Scene4 Magazine-inSight

March 2011

Scene4 Magazine: The Arts of Thailand - "Somdej Ya" | Janine Yasovant March 2011

by Janine Yasovant       คลิกเพื่ออ่านบทความนี้ เป็นภาษาไทย

It was not easy for a common Thai woman to marry a Thai prince who studied medicine in Boston, Massachusetts. When she was young, her name was Sangwan Chukramol. She was a student who received a scholarship to study nursing in Boston. The man who fell in love with her was a first year student at Harvard medical school. That man was the son of King Chulalongkorn (Rama V). Later, Thai people regarded him as the father of Thai medicine. During his studies, he once wrote a letter to tell his friend "Ms. Sangwan is so beautiful." His name was also given to a university in the South of Thailand where I received my bachelor's degree, now officially called the Prince of Songkla University.


For many years, I followed news and activities of the princess mother, known as Somdej Prasrinakarintra Bromratchachonnanee (Sangwan Chukramol) and the royal family. Thai people called her "Somdej Ya". She was a remarkable woman who always worked hard for her country and she was a role model for her children. Her eldest daughter was Princess Galyani Vadhana, her second son was King Anantha Mahidol (Rama VIII) and her youngest son is the current King Bhumibhol Adulyadej (Rama IX) .


I had an opportuny to attend French classes at the Alliance Francais Chiang Mai branch where princess Galyani Vadhana was an honorary president. She usually went with her mother to visit Thai villagers in remote areas in every part of Thailand. People always asked Somdej Ya why she always worked so hard although she was very old. On many occasions, she also visited hill tribe people and encouraged them to stop growing opium and marijuana and persuaded them to grow flowers, vegetables and fruits instead. Doi Kham, one of the royal projects, buys those agricultural products from the villagers and hill tribe people. To change the way of life of villagers at that time was not easy. Eventually, this project was well received and the standard of living of people there was changed for the better.

When I attended Prince of Songkla University, the princess Galyani Vadhana was teaching French in the faculty of Humanity and I was a student in her class. The students asked her continuously about Somdej Ya. She always smiled and told us about some important activities that she and her mother did as well as the hardship in working and travelling to the countryside with groups of doctors, nurses, dentists, ophthalmologists and surgeons to help people there. She also noted that Somdej Ya was a very strong and healthy little woman.

I had read "Busy Fingers" (Time is a very precious thing) which was written by Princess Galyani Vadhana. This book told us about Somdej Ya, who was 84 years old in 1984, and her hobbies. The photobook has lovely pictures of the handicraft collections that were made by Somdej Ya to sell at charitable events. Some of them were dried flowers, earthenware, and embroidery. It shows that the princess' mother loved to do artistic works when she had free time, and she revealed that she had no formal training, but she did them simply out of love.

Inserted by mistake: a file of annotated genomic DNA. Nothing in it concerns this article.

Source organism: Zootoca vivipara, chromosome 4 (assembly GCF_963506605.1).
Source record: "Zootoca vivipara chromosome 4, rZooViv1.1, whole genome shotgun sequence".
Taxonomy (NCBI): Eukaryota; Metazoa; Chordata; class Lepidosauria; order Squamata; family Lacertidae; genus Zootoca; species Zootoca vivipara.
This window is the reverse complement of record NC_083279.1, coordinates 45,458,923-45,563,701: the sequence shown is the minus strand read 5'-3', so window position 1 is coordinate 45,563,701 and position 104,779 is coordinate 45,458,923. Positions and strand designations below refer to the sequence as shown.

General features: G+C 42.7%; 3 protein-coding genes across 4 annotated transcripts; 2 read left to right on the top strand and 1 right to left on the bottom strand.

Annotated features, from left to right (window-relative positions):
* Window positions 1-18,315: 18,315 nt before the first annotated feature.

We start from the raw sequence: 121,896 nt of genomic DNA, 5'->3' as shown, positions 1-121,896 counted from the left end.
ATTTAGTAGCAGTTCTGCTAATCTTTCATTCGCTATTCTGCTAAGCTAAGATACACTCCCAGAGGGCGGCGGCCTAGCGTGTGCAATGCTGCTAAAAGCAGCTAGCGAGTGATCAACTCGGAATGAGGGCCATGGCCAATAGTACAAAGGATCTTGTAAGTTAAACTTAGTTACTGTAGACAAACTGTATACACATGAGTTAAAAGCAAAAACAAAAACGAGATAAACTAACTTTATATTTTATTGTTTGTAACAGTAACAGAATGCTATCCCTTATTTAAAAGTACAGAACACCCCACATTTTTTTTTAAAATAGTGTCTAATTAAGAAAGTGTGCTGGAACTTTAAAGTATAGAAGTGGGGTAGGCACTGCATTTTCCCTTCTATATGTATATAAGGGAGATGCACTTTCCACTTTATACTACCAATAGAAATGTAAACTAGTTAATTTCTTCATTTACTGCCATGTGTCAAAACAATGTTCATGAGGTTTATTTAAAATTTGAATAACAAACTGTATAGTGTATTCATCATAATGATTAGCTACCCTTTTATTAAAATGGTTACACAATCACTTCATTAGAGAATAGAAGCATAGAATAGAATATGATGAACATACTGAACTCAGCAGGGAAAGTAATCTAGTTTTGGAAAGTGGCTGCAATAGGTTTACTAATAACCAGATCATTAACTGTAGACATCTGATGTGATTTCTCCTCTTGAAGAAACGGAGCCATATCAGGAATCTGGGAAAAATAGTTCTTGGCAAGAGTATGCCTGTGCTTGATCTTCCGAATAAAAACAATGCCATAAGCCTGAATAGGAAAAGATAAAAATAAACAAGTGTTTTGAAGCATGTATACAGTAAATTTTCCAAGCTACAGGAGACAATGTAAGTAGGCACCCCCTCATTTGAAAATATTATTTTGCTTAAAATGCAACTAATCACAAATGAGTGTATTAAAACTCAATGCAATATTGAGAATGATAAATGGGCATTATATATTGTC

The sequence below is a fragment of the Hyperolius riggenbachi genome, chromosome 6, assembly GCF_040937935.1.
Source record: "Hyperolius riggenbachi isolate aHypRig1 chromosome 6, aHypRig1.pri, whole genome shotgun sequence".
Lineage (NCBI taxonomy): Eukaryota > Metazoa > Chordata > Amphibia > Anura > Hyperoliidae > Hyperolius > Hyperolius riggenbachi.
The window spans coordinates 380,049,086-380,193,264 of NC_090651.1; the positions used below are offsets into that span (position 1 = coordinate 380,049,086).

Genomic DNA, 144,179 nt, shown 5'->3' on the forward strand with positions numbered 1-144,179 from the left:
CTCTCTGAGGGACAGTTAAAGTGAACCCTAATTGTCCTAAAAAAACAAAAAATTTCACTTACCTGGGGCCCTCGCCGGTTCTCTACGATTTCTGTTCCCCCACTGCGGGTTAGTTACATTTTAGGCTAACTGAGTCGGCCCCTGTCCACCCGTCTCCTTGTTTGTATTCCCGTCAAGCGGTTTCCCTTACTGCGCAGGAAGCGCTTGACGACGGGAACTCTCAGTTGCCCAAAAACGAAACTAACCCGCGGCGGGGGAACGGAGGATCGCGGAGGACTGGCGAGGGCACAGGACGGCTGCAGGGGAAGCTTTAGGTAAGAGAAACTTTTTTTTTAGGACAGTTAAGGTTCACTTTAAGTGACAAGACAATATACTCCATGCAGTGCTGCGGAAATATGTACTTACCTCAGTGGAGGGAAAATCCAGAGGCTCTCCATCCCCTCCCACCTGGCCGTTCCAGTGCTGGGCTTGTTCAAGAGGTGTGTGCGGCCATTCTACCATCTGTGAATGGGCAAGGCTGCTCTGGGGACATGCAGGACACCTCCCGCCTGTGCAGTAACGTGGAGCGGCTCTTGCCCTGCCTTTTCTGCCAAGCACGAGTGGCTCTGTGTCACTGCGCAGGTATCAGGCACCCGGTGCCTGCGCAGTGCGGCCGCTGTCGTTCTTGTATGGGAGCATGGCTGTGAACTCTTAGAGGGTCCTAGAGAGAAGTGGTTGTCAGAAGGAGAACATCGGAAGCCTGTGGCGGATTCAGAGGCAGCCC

She usually went to Lausanne, Switzerland to rest for brief periods of time. Later, the Thai Army and other organizations constructed the Doi Tung palace in Chiang Rai province. With this news, Thai people were delighted when she came back to rest in Thailand and resided at Doi Tung palace.

In October 1992, the parade of Tung moved to Mae Faluang. Thai people in Chiang Rai and neighboring provinces arranged a Tung procession to welcome Somdej Ya and to celebrate her birthday. At that time she was 95 years old. The parade of Tung walked up to Prathat Doi Tung temple. Generally, this ceremony was very important to Chiang Rai people and it was held every year, but that year was most special for them because Somdej Ya was widely loved by her people.



'Tung' is a handmade traditional flag used in ceremonial events related to Buddhism and official Lanna celebrations. Tung has been integrated with the lifestyle Northern Thai people for some time. The details and kinds of Tung as well as the usage are quite different. Each one has various patterns and colors. Moreover, many people especially women put on traditional Thai-Lanna and hill tribe costumes. Tung is created because of the faith and love for the princess mother. Mae Faluang literally means "the heavenly royal mother". In the evening, there were also some ceremonies and outdoor stage performances. That year was the greatest ceremony they had ever arranged.

Recently at Mahachularatwittayalai College, I saw the latest work of Kriengkrai Muangmool, an art instructor at the Lanna Institue of Technology and an award-winning artist in many top competitions. He was painting the picture of the Tung procession with a portrait of Somdej Ya. One of the three pictures will be sent to Doi Tung palace. The pictures tell us about the Tung procession for Mae Faluang in the year 1992. Lastly, I would like to show you that painting because it is very beautiful and detailed.

You can see the complex and exquisite detail in the video below.

Photos of Tung procession in Chiang Rai
from Kinnaree Magazine, October 1992


Images of the paintings by Kriengkrai Muangmool.


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Click Here for this article in Thai 
คลิกเพื่ออ่านบทความนี้ เป็นภาษาไทย

©2011 Janine Yasovant
©2011 Publication Scene4 Magazine

Scene4 Magazine: Janine Yasovant
Janine Yasovant is a writer in Chiang Mai, Thailand
and a writer for Scene4.

For more of her commentary and articles, check the Archives


Scene4 Magazine - Arts and Media

March 2011

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